In Georgia between 2000 and 2007 access to care for poor has improved slightly and the share of households facing catastrophic health expenditures have seemingly increased from 2.8% in 1999 to 11.7% in 2007. However, this variance may be associated with the methodological differences of the respective surveys from which the analysis were derived. The high level of the catastrophic health expenditure may be associated with the low share of prepayment in national health expenditure, adequate availability of services and a high level of poverty in the country. Major factors determining the financial catastrophe related to ill health were hospitalization, household members with chronic illness and poverty status of the household. The FFC for Georgia appears to have improved since 2004.
Reducing the prevalence of catastrophic health expenditure is a policy objective of the government, which can be achieved by focusing on increased financial protection offered to poor and expanding government financed benefits for poor and chronically ill by including and expanding inpatient coverage and adding drug benefits. This policy recommendation may also be relevant for other Low and Middle Income countries with similar levels of out of pocket payments and catastrophic health expenditures.
PMCID: PMC2695816  PMID: 19400939
7.  Human resources for health challenges of public health system reform in Georgia 
Human resources (HR) are one of the most important components determining performance of public health system. The aim of this study was to assess adequacy of HR of local public health agencies to meet the needs emerging from health care reforms in Georgia.
We used the Human Resources for Health Action Framework, which includes six components: HR management, policy, finance, education, partnerships and leadership. The study employed: (a) quantitative methods: from September to November 2004, 30 randomly selected district Centers of Public Health (CPH) were surveyed through face-to-face interviews with the CPH director and one public health worker randomly selected from all professional staff; and (b) qualitative methods: in November 2004, Focus Group Discussions (FGD) were held among 3 groups: a) 12 district public health professionals, b) 11 directors of district public health centers, and c) 10 policy makers at central level.
There was an unequal distribution of public health workers across selected institutions, with lack of professionals in remote rural district centers and overstaffing in urban centers. Survey respondents disagreed or were uncertain that public health workers possess adequate skills and knowledge necessary for delivery of public health programs. FGDs shed additional light on the survey findings that there is no clear vision and plans on HR development. Limited budget, poor planning, and ignorance from the local government were mentioned as main reasons for inadequate staffing. FGD participants were concerned with lack of good training institutions and training programs, lack of adequate legislation for HR issues, and lack of necessary resources for HR development from the government.
After ten years of public health system reforms in Georgia, the public health workforce still has major problems such as irrational distribution and inadequate knowledge and skills. There is an urgent need for re-training and training programs and development of conducive policy environment with sufficient resources to address these problems and assure adequate functionality of public health programs.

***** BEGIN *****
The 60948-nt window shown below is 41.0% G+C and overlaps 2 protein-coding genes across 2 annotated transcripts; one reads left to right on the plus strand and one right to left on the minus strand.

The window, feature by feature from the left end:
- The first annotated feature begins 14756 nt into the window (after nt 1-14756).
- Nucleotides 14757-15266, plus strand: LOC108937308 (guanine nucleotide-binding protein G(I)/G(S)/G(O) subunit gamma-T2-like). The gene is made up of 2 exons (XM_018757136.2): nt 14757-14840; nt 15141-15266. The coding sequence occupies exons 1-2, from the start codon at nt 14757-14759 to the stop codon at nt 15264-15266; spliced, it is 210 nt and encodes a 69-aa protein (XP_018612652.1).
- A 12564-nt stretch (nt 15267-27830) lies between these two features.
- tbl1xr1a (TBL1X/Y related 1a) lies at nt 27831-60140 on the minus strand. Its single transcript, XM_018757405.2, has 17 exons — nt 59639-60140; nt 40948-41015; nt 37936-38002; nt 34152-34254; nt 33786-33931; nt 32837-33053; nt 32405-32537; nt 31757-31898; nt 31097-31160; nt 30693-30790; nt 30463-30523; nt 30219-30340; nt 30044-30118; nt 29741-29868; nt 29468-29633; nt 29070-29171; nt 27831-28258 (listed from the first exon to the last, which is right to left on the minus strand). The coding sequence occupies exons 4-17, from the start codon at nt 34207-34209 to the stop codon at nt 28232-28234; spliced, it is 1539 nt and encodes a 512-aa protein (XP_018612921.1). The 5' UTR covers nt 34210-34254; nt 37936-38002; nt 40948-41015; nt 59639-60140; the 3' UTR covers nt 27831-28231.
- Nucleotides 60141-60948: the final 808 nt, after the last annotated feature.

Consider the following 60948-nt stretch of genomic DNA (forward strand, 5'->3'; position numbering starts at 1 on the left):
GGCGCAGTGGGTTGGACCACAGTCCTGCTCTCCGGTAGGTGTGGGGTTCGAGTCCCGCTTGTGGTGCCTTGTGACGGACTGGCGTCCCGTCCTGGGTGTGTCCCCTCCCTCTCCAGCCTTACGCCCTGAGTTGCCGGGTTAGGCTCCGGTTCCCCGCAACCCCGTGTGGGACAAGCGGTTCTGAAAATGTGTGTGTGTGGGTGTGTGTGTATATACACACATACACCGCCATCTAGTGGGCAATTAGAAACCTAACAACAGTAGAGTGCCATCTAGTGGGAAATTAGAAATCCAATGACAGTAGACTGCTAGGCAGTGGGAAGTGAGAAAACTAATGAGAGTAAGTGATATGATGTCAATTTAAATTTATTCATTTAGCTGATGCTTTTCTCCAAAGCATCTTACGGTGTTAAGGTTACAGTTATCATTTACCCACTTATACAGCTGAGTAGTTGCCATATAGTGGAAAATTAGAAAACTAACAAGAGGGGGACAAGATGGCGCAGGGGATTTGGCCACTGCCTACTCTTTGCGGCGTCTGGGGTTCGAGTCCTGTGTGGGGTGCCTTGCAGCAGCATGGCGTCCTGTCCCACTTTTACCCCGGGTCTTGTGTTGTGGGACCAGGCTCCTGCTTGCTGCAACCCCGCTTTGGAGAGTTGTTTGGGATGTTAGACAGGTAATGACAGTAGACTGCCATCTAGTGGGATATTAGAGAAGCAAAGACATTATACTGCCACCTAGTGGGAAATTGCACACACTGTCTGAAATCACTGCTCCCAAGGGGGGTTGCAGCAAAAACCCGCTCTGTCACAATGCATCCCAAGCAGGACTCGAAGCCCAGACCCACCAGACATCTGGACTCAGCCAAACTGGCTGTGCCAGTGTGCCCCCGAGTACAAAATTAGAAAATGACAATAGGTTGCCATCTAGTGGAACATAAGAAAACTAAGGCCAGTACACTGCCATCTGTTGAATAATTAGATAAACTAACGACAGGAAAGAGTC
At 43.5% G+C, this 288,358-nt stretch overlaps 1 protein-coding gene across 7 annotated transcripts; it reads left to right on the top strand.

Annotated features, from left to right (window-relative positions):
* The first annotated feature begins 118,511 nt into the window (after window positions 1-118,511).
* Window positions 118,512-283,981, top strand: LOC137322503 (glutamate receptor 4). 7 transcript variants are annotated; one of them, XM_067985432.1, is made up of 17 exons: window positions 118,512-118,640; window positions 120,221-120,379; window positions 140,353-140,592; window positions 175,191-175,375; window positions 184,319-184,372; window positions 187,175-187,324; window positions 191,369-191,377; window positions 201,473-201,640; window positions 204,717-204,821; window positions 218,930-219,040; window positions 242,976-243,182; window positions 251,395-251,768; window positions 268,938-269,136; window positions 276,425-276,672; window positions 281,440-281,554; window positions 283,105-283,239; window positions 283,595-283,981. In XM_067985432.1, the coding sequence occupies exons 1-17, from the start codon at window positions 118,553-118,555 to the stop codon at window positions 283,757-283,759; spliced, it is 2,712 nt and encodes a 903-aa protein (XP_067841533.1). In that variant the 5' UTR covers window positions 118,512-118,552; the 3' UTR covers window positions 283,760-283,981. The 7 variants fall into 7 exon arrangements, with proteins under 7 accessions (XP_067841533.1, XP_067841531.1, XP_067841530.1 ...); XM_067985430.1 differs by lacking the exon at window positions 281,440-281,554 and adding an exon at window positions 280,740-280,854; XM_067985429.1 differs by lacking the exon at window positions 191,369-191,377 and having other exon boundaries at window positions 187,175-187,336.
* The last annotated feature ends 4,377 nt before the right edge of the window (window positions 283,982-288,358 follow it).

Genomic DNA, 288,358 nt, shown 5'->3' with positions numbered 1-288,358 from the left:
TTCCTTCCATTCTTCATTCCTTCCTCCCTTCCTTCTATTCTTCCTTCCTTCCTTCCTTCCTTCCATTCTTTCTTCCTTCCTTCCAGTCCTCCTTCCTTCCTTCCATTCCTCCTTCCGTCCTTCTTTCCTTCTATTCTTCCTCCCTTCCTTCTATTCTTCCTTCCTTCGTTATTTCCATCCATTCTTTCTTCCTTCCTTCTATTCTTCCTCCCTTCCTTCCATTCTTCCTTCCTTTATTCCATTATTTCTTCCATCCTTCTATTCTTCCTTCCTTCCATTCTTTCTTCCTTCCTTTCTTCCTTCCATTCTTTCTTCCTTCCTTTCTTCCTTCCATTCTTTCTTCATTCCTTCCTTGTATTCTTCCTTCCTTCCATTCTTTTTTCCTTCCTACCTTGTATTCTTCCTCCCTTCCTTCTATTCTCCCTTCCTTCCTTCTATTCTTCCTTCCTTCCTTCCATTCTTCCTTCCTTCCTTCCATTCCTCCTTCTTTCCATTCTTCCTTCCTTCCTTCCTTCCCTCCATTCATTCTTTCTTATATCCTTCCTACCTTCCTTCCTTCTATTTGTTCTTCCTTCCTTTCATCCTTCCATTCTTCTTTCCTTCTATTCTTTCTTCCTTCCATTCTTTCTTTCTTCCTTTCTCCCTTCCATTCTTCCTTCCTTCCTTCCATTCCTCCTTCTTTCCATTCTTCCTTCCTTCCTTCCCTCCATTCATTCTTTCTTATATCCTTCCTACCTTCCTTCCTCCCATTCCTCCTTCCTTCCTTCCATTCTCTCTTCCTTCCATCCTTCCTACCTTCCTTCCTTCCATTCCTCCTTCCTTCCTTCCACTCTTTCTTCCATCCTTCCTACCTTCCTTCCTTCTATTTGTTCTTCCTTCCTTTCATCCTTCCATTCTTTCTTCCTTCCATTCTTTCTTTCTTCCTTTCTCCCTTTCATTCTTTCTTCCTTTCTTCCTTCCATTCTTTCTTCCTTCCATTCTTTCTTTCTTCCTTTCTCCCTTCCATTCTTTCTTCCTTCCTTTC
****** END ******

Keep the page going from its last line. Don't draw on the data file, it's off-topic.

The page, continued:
PMCID: PMC2429907  PMID: 18505585
8.  Influence of household demographic and socio-economic factors on household expenditure on tobacco in six New Independent States 
BMC Public Health  2007;7:222.
To identify demographic and socio-economic factors that are associated with household expenditure on tobacco in Azerbaijan, Georgia, Kazakhstan, Kyrgyzstan, Russian Federation, and Tajikistan.
Secondary analysis of the data available through the World Bank Living Standards Monitoring Survey conducted in aforementioned countries in 1995–2000. The role of different variables (e.g. mean age of household members, household area of residence, household size, share of adult males, share of members with high education) in determining household expenditure on tobacco (defined as tobacco expenditure share out of total monthly HH consumption) was assessed by using multiple regression analysis.
Significant differences were found between mean expenditure on tobacco between rich and poor – in absolute terms the rich spend significantly more compared with the poor. Poor households devote significantly higher shares of their monthly HH consumption for tobacco products. Shares of adult males were significantly associated with the share of household consumption devoted for tobacco. There was a significant negative association between shares of persons with tertiary education within the HH and shares of monthly household consumption devoted for tobacco products. The correlation between household expenditures on tobacco and alcohol was found to be positive, rather weak, but statistically significant.
Given the high levels of poverty and high rates of smoking in the New Independent States, these findings have important policy implications. They indicate that the impact and opportunity costs of smoking on household finances are more significant for the poor than for the rich. Any reductions in smoking prevalence within poor households could have a positive economic impact.
PMCID: PMC2031901  PMID: 17760965

Results 1-8 (8)